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Isn’t it ironic that the very foods many of us crave (and often overeat) when we are depressed are the same foods that are causing, or at least contributing, to our depression symptoms in the first place? Such is the case for trans-fats, the industrially made fat found in packaged and fast foods. Not that we crave trans fats themselves, exactly; we just crave the convenient snack foods, baked goods, and fried fast foods that happen to be loaded with trans fats.
Consumption of trans-fats is linked to a significantly increased risk for depression symptoms. Spanish investigators, for instance, found that compared with people who consumed diets low in trans-fats, individuals with elevated levels of trans-fats had a 48% increased risk for depression. The researchers followed over 12,000 Spanish university graduates, who initially had no depression symptoms, for over six years. They tracked their intakes of various types of fat and the occurrence of depression. Their aim was to assess the role of different types of dietary fat on risk for depression. The study researchers found a strong association between intake of trans-fats and depression that persisted even after controlling for many factors.
US trans fat consumption is excessive
While the results were not surprising to the researchers, they are important because no previous data had looked at trans-fat intake and the risk of depression symptoms. Furthermore, the researchers suggested that the findings should have major implications especially in the United States, where average trans-fat intake is extremely high compared to Spain where the study was conducted. Compared to Americans, whose trans-fat intake can make up 2.5% of total energy intake, the Spanish subjects had a low average trans-fat intake (0.4% of total energy). “So, the repercussion of these results might be really important in other settings such as the American population,” stated the investigators.
The reason trans-fats increase depression symptoms may be similar to why they increase risk for cardiovascular disease: inflammation and altered functioning of endothelial cells which line blood vessels. Both cardiovascular disease and depression are associated with increases in inflammation and dysfunction of endothelium, according the researchers, and trans-fats are known to cause both these problems.
What is trans-fat?
Trans-fats (or trans fatty acids) are artificial fats that are created in an industrial process that adds hydrogen to liquid vegetable oils to make them more solid. Another name for trans-fats is “partially hydrogenated oils.” Trans-fats, according to the American Heart Association, are found especially in fried foods like French fries and doughnuts, and baked goods including pastries, pie crusts, biscuits, pizza dough, cookies, crackers, and stick margarines and shortenings. The World Health Organization and other organizations like the American Heart Organization recommend a limit of trans-fat intake of less than 1% of total energy. According to the American Heart Association, that means if you need 2,000 calories a day, no more than 20 of those calories, which is less than 2 grams of trans-fats a day, should come from trans-fats. They note that given the amount of naturally occurring trans-fats you probably eat every day (mainly from cheese and other high fat dairy), this leaves virtually no room at all for industrially manufactured trans-fats.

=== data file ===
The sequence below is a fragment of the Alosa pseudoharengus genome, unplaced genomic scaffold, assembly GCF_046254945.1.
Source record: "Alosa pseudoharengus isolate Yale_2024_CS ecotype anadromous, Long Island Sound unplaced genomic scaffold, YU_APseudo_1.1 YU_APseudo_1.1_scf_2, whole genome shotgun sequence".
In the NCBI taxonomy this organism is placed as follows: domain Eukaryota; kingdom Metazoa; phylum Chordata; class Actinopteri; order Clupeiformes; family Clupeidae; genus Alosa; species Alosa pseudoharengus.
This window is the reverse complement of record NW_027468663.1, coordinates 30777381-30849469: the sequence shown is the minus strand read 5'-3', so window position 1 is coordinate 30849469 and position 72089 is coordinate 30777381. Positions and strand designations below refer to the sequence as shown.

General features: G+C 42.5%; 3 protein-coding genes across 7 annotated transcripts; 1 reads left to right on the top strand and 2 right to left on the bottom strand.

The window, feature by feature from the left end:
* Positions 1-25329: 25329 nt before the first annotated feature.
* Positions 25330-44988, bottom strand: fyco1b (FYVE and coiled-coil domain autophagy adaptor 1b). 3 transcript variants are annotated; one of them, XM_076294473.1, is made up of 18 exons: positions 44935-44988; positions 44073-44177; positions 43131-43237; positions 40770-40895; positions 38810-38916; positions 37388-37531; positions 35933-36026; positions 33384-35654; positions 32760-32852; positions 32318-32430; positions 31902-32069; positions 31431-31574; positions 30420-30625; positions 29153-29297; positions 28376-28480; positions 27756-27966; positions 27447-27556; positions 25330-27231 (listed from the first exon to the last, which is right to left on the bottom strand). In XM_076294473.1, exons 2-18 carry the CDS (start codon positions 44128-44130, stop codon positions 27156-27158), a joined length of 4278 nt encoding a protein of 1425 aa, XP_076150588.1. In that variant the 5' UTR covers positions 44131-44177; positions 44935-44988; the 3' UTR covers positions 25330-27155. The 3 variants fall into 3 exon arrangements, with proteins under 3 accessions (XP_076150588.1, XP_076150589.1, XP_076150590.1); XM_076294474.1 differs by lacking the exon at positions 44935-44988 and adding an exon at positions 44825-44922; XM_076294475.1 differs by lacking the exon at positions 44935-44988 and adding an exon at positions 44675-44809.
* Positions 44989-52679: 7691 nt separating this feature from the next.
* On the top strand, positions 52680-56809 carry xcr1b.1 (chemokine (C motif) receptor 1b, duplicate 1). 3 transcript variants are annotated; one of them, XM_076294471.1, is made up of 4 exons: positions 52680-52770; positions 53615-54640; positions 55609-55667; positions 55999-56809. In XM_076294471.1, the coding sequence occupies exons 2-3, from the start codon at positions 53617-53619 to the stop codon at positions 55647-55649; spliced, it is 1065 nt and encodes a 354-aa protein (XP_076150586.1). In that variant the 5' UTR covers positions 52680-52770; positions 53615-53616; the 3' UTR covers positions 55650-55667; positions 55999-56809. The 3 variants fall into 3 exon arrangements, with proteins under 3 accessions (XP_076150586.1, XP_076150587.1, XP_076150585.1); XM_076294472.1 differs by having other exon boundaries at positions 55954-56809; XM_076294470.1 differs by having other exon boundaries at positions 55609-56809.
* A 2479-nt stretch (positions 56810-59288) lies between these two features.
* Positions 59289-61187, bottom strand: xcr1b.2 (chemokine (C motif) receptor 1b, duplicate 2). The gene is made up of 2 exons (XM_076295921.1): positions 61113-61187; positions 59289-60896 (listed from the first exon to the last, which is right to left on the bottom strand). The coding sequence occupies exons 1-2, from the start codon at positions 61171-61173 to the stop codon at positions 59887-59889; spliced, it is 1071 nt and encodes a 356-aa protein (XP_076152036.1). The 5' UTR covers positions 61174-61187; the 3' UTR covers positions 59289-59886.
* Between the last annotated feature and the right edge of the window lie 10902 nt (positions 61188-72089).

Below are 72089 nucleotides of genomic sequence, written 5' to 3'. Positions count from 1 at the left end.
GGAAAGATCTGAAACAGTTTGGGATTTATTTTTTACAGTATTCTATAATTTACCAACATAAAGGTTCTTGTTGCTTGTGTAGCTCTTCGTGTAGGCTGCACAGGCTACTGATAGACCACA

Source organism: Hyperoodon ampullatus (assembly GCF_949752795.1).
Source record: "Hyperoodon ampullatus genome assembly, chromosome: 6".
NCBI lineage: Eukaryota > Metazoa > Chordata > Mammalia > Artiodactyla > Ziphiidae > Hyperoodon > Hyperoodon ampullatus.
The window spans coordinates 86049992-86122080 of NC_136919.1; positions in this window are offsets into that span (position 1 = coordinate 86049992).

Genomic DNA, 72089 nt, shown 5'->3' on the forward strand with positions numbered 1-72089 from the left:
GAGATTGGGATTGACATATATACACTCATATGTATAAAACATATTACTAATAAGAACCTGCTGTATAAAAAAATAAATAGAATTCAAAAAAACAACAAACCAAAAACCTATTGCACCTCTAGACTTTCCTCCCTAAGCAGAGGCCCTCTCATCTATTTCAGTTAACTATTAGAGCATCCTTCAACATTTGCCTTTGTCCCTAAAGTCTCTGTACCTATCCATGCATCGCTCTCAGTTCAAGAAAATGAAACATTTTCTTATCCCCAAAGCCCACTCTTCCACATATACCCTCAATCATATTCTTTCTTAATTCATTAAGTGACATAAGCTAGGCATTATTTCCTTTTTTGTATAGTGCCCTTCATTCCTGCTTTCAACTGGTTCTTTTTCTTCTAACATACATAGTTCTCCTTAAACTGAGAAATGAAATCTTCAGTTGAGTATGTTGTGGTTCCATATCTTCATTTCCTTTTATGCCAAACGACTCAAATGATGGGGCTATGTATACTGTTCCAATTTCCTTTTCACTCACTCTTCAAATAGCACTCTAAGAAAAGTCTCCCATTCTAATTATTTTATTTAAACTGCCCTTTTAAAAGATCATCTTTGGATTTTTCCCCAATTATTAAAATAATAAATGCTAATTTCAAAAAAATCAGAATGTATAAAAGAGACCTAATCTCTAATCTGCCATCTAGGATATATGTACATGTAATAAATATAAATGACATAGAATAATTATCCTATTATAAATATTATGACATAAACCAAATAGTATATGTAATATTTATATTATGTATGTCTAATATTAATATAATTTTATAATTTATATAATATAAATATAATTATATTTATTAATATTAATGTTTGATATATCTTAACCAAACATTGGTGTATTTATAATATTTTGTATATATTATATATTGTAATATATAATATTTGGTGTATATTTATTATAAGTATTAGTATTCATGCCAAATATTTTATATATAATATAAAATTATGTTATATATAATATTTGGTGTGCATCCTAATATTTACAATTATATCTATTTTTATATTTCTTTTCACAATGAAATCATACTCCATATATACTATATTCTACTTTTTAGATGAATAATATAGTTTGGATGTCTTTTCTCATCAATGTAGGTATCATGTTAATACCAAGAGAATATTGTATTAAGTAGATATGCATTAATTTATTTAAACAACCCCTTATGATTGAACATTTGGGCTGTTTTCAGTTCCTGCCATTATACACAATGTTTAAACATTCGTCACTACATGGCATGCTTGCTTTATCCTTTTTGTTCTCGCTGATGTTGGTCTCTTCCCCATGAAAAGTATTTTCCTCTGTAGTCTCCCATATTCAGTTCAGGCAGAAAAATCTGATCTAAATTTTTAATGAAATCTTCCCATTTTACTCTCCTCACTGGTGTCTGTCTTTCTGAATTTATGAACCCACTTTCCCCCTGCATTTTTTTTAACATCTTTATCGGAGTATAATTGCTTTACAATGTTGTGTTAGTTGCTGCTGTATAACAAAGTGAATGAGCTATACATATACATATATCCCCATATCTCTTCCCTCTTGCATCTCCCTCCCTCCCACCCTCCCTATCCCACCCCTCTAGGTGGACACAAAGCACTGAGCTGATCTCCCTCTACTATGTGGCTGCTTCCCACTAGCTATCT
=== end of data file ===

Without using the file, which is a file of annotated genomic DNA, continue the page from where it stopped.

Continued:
So, as tempting as it is to reach for a bag of cookies to temporarily boost your mood, you may be worsening your mood and risking depression symptoms, not to mention cardiovascular disease, in the long run. Instead, why not try a comprehensive, natural approach to healing depression that targets the underlying cause. When you resolve the true underlying causes of your depression, you can say goodbye to it forever! But it is important to evaluate for yourself all of the major causes that might be contributing to your depression.
 Sánchez-Villegas A, Verberne L, De Irala J, et al. Dietary fat intake and the risk of depression: the SUN Project. PLoS One. 2011 Jan 26;6(1):e16268.
This post originally appeared in 2012 and has been updated.